• Review: The book is beautifully written with a clear organization, covering all the significant happenings and modernization in Japan. Its writing style makes it enjoyable and engaging for both students and general readers. It is a recommended Japanese history book for busy people as its section divisions are convenient for short reading times. It provides a good background to Japan with its fantastic overview and relevant information. However, it has a less in-depth discussion of certain topics; thus, the book needs accompaniment to cover Japanese history in full depth.
  • Author:  Andrew Gordon is a professor of history at Harvard University and has taught at Duke University. He earned his Ph.D. at Harvard University in 1981, completing his dissertation about History and East Asian Languages. He is an expert on the modern history of Japan and a recipient of the 1997 John King Fairbank Prize. He has published books and journal articles about modern Japan, which has been translated into different languages.
  • Pages: 432
  • Publisher: Oxford University Press (March 26, 2013)

3. Samurai: An Illustrated History (By Mitsuo Kure)

Samurai: An Illustrated History takes its readers back to the 700 years of medieval Japanese samurai. Samurais were the warrior caste of feudal Japan from the 12th century to the 19th century. The book explores the world of warriors from their beginnings as lowly soldiers to their rise to the imperial court and the formation of a parallel military government.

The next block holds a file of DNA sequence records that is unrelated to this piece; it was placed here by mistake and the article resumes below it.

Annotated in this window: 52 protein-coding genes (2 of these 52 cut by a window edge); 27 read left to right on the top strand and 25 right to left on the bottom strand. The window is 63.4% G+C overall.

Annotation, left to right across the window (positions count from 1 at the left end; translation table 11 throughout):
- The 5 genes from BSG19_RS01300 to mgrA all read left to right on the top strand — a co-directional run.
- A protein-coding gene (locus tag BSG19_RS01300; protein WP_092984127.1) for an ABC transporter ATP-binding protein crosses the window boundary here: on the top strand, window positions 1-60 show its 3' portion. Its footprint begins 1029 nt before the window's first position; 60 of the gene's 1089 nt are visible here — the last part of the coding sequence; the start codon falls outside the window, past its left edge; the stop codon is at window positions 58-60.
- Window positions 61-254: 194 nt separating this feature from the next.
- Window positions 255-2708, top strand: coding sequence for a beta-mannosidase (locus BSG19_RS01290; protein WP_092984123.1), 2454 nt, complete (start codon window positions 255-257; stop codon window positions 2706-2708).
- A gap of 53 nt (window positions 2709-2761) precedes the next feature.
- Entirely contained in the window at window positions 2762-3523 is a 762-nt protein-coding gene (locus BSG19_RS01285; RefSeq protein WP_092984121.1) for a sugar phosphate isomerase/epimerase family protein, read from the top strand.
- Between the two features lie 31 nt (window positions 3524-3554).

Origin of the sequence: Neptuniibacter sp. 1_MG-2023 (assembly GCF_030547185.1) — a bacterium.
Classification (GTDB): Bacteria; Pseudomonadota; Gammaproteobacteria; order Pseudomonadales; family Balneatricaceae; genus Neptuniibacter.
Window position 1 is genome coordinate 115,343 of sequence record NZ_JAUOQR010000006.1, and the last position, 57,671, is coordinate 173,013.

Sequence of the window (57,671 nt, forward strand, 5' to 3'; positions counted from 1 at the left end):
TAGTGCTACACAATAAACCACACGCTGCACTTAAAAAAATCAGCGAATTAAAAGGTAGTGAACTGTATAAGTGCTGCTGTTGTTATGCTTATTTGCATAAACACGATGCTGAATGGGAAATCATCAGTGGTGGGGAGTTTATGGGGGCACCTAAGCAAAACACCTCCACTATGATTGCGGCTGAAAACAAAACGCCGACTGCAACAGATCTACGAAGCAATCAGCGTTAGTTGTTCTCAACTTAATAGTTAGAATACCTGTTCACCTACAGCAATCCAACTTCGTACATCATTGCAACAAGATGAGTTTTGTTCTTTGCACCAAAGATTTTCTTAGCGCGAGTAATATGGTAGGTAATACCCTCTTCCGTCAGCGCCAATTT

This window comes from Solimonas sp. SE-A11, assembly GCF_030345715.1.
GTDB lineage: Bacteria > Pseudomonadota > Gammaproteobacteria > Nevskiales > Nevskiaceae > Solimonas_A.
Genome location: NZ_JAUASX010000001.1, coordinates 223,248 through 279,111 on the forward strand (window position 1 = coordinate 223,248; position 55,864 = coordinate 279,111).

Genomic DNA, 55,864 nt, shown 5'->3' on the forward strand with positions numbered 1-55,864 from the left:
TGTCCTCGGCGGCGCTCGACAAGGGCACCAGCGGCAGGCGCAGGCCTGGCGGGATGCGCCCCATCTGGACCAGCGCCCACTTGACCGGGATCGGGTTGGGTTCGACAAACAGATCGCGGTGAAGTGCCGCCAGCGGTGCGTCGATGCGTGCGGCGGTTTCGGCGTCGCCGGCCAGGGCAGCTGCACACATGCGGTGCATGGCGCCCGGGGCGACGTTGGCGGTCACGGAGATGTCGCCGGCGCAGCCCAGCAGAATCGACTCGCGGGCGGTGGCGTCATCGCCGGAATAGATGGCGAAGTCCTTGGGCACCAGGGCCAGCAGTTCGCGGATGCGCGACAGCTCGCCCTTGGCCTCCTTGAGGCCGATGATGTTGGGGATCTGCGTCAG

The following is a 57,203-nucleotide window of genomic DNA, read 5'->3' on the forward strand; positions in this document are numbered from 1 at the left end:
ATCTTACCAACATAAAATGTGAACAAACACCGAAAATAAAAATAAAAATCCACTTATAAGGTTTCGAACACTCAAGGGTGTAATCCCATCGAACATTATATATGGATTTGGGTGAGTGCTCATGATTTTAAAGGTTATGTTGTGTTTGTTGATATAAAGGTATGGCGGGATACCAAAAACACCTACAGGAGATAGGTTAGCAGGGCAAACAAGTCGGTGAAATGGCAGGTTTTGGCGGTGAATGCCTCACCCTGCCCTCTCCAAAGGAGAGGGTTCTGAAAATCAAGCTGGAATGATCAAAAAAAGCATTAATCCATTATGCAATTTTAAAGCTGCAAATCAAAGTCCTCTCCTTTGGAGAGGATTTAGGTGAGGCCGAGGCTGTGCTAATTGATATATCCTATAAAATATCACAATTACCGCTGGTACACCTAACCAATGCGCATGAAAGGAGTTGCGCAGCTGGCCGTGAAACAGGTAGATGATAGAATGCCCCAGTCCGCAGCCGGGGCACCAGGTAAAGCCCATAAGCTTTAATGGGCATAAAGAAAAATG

This Japanese history book shows the impact of the samurai era to the development of the country. It includes relevant facts about armors and weaponry, as well as military techniques and practices. Around 800 colorful images, sketches, and maps illustrate the powerful samurai caste. 

  • Review: This book is recommended for the neophyte readers and collectors about the Samurai period of Japan due to its drawings and illustrations. It details the intricacy of samurai armors and weaponry. It is well-written and well-researched, focusing on the Japanese feudal society. However, the writing style integrates the discussion about the armors, weaponry, and culture, which might not be helpful for readers who are looking for full depth explanations about each topic. 
  • Author: Mitsuo Kure is a Tokyo-based surgeon. He finished his medical studies in 1972. He is also an artist and an avid fan of samurais. He has been reconstructing full-size samurai armors and figures since gaining an interest in the Japanese warriors at an early age. 
  • Pages: 192
  • Publisher: Tuttle Publishing (May 15, 2002)

4. A Brief History of Japan: Samurai, Shogun and Zen: The Extraordinary Story of the Land of the Rising Sun (By Jonathan Clements)

This book traces back to Japan’s history from its prehistoric times up to being a pioneering country in the global industry. It reveals the victories of Japan as honed by its traditions, government, topography, and advancement. The chapters of the book include explanations about the mythical origins of Japan, the civil conflicts focusing on Minamoto versus Taira, the Sakoku or the country’s isolation from other countries for 200 years, Japan’s restoration of advancement post-war era, and its establishment as a global powerhouse.